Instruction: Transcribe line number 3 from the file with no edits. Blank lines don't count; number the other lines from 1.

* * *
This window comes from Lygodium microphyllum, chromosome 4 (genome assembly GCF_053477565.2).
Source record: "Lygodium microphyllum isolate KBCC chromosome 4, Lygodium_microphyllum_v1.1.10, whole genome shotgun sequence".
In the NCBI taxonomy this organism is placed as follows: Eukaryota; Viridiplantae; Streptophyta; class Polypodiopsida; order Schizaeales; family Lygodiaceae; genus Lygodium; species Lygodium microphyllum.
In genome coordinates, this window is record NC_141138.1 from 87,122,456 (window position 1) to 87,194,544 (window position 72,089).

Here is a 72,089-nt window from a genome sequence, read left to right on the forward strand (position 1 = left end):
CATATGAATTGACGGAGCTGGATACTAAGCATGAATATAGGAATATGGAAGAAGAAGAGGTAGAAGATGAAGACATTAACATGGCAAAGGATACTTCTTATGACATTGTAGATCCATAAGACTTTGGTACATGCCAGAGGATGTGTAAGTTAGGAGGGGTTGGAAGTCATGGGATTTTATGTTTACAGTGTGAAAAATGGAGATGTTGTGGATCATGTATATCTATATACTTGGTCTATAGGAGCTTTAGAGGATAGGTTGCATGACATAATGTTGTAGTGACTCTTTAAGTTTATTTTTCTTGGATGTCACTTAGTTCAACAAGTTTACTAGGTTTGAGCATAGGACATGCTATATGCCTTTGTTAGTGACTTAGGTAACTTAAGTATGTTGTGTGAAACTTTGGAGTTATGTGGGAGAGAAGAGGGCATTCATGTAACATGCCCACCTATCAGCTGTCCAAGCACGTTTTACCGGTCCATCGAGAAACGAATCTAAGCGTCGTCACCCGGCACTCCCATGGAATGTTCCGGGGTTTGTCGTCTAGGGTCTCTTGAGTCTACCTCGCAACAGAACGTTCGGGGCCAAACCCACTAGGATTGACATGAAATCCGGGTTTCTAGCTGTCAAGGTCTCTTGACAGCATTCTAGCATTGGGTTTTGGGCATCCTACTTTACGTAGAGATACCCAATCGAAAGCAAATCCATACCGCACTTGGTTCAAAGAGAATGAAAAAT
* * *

In the NCBI taxonomy this organism is placed as follows: Eukaryota; Viridiplantae; Streptophyta; class Polypodiopsida; order Schizaeales; family Lygodiaceae; genus Lygodium; species Lygodium microphyllum.